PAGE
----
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The ACC vigorously refuted Florida State's attack on the legitimacy of the conference's grant of rights Friday as the university moves forward with a critical first step towards an attempted departure. Following unanimous approval from the board of trustees, FSU filed a lawsuit in the Tallahassee Circuit Court challenging what has been viewed as an "ironclad" agreement between the ACC and its members through 2036. 

In the filing, Florida State claims that the ACC failed in its responsibility to create adequate media rights value for the conference with the longterm deal. Additionally, FSU claims that a $572 million penalty to leave the conference is unenforceable, of which $130 million comes from a television buyout. 

"Florida State's decision to file against the conference is in direct conflict with their longstanding obligations and is a clear violation of their legal commitments to the other members of the conference," ACC commissioner Jim Phillips and ACC board chair Jim Ryan said in a statement. "All ACC members, including Florida State, willingly and knowingly re-signed the current Grant of Rights in 2016, which is wholly enforceable and binding through 2036. Each university has benefited from this agreement, receiving millions of dollars and neither Florida State, nor any other institution, has ever challenged its legitimacy."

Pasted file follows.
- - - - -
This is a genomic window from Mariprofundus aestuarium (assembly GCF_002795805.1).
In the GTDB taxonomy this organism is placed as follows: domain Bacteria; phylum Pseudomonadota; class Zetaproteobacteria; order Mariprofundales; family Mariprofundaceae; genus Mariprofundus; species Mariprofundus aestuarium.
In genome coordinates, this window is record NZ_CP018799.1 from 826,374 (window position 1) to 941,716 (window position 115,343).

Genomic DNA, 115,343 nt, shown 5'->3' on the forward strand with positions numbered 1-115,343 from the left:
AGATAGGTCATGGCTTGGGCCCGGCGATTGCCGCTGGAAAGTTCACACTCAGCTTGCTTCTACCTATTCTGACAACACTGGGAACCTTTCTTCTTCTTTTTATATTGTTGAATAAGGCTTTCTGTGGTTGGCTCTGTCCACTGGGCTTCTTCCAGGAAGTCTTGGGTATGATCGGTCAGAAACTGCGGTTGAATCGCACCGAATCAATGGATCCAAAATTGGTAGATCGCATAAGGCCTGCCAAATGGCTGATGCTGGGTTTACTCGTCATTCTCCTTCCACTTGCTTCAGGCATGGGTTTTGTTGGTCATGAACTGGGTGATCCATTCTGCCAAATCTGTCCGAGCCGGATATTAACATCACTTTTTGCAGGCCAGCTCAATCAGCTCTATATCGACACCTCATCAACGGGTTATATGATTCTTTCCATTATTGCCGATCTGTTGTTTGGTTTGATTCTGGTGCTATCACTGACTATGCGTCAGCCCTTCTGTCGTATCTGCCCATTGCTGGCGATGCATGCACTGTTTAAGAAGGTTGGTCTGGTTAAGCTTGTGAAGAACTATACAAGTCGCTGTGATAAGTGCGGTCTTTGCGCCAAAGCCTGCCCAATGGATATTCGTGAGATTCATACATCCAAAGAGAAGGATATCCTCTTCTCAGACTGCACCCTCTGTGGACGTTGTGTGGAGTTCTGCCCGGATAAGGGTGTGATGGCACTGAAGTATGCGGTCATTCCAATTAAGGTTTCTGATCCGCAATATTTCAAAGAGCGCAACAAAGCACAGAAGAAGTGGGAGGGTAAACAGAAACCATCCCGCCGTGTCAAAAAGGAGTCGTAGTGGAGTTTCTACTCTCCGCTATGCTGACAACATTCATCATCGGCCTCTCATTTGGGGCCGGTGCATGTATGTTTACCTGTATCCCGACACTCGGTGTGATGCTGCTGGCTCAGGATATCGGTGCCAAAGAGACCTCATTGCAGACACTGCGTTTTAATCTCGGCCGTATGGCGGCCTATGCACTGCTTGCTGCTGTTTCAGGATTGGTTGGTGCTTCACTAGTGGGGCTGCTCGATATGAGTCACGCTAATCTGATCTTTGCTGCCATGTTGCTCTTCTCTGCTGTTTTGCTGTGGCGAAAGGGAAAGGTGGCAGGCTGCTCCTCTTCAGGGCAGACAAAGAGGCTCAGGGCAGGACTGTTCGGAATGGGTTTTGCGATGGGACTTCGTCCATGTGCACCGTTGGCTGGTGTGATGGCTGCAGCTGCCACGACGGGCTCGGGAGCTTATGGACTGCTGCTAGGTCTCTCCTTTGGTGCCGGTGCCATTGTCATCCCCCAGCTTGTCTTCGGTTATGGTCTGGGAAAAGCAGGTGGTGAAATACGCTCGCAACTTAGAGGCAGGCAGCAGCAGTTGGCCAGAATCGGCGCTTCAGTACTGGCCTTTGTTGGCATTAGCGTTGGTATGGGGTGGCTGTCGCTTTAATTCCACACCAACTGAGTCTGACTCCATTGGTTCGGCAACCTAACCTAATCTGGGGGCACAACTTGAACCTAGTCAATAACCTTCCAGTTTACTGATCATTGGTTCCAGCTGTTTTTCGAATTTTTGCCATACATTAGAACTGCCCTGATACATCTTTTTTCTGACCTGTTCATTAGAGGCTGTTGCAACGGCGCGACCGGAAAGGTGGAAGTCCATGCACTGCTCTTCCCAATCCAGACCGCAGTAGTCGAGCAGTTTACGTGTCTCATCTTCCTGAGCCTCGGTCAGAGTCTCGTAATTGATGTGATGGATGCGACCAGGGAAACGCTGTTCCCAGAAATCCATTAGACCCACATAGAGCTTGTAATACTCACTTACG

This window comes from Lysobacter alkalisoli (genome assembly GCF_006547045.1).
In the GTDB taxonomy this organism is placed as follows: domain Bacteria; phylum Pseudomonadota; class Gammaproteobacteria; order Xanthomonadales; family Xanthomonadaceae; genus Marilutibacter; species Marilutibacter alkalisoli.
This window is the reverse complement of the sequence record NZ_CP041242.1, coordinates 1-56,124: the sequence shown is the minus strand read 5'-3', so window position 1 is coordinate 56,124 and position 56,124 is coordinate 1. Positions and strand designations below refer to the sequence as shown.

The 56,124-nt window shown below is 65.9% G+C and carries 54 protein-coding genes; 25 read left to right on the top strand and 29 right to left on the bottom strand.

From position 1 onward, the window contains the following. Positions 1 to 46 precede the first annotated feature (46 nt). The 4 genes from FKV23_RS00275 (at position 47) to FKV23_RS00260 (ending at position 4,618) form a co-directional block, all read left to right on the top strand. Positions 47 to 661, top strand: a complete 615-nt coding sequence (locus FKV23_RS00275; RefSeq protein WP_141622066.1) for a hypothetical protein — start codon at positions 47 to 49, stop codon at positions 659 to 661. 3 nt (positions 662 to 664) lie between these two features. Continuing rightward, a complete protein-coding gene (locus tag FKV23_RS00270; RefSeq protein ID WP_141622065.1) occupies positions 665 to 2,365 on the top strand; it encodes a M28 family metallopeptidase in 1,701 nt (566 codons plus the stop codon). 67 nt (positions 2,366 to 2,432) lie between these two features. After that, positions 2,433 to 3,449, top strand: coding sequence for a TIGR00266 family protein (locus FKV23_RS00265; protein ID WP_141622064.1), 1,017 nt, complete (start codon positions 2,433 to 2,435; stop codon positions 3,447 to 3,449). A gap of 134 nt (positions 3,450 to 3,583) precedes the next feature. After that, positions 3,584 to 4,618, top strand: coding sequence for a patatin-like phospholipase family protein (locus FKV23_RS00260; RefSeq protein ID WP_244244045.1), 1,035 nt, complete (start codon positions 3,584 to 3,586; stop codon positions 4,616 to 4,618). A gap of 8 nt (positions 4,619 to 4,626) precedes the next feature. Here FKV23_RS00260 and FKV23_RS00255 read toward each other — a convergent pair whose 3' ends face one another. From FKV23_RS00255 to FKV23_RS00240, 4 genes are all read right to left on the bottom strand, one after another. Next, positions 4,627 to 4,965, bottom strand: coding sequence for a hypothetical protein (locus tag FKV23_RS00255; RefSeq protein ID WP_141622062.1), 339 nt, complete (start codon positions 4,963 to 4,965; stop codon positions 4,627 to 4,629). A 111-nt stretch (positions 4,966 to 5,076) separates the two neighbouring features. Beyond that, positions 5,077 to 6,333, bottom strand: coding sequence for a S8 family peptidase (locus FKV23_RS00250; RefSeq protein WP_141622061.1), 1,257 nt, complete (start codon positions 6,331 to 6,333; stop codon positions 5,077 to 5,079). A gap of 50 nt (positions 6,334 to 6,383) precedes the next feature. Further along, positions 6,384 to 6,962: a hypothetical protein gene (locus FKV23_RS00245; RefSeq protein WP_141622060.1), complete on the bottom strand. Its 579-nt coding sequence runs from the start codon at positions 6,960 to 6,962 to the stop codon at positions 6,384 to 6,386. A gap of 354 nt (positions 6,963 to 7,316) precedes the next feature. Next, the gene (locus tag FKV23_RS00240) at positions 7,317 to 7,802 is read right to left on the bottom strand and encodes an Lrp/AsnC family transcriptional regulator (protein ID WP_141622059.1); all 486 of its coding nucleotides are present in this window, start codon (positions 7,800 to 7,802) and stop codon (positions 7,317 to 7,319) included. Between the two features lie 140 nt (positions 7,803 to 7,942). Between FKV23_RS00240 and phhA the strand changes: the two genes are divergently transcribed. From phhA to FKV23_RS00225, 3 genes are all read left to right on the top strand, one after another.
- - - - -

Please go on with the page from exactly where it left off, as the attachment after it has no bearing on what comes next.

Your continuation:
The ACC, which on Thursday proactively filed its own suit against FSU defending its grant of rights, has slowly fallen behind its peers in the Big Ten and SEC from a revenue perspective, and the long-term deal with ESPN has only complicated matters. The league will receive more than $30 million per school in television payout this upcoming season, but the number is dwarfed by potential payouts clearing $60 million in the SEC and Big Ten heading forward. 

Florida State became the first undefeated power conference team to miss the College Football Playoff since the format was introduced in 2014 after Alabama and Texas jumped the 'Noles on Selection Sunday. Since then, pressure has only risen to leave the ACC and find a place in one of the two bigger leagues. However, the language of both the grant of rights and television contract have been a major hindrance. 

"We are confident that the Grant of Rights, which has been honored by all other universities who signed similar agreements, will be affirmed by the courts and the conference's legal counsel will vigorously enforce the agreement in the best interests of the ACC's current and incoming members," Phillips and Ryan said. 

At least seven ACC members have looked into the ACC's grant of rights over the last year to test the feasibility of breaking the agreement. Ultimately, all have decided to stand down -- except Florida State. The result of the lawsuit will have major long-term implications for the conference.